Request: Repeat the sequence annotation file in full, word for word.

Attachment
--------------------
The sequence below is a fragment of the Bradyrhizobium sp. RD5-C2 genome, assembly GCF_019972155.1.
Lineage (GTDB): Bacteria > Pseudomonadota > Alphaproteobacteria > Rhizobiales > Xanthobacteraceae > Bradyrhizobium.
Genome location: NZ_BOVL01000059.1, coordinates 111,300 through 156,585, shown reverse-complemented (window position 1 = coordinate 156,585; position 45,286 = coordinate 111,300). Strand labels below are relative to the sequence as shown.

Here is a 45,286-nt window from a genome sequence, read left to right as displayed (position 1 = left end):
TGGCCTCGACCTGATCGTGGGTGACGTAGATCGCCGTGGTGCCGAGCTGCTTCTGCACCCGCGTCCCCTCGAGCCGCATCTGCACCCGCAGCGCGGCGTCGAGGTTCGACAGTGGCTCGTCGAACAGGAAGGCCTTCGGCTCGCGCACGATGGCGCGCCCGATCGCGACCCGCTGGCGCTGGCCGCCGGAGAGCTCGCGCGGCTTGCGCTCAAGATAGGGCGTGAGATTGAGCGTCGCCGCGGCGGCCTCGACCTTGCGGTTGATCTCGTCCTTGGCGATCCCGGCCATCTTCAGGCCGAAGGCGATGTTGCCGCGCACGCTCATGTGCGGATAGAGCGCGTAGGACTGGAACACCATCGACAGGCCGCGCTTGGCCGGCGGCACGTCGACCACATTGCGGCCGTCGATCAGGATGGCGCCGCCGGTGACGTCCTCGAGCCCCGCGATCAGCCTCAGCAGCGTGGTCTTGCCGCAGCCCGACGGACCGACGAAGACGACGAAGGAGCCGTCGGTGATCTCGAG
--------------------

The sequence below is a fragment of the Bradyrhizobium sp. RD5-C2 genome, assembly GCF_019972155.1.
Lineage (GTDB): Bacteria > Pseudomonadota > Alphaproteobacteria > Rhizobiales > Xanthobacteraceae > Bradyrhizobium.
Genome location: NZ_BOVL01000059.1, coordinates 111,300 through 156,585, shown reverse-complemented (window position 1 = coordinate 156,585; position 45,286 = coordinate 111,300). Strand labels below are relative to the sequence as shown.

Here is a 45,286-nt window from a genome sequence, read left to right as displayed (position 1 = left end):
TGGCCTCGACCTGATCGTGGGTGACGTAGATCGCCGTGGTGCCGAGCTGCTTCTGCACCCGCGTCCCCTCGAGCCGCATCTGCACCCGCAGCGCGGCGTCGAGGTTCGACAGTGGCTCGTCGAACAGGAAGGCCTTCGGCTCGCGCACGATGGCGCGCCCGATCGCGACCCGCTGGCGCTGGCCGCCGGAGAGCTCGCGCGGCTTGCGCTCAAGATAGGGCGTGAGATTGAGCGTCGCCGCGGCGGCCTCGACCTTGCGGTTGATCTCGTCCTTGGCGATCCCGGCCATCTTCAGGCCGAAGGCGATGTTGCCGCGCACGCTCATGTGCGGATAGAGCGCGTAGGACTGGAACACCATCGACAGGCCGCGCTTGGCCGGCGGCACGTCGACCACATTGCGGCCGTCGATCAGGATGGCGCCGCCGGTGACGTCCTCGAGCCCCGCGATCAGCCTCAGCAGCGTGGTCTTGCCGCAGCCCGACGGACCGACGAAGACGACGAAGGAGCCGTCGGTGATCTCGAG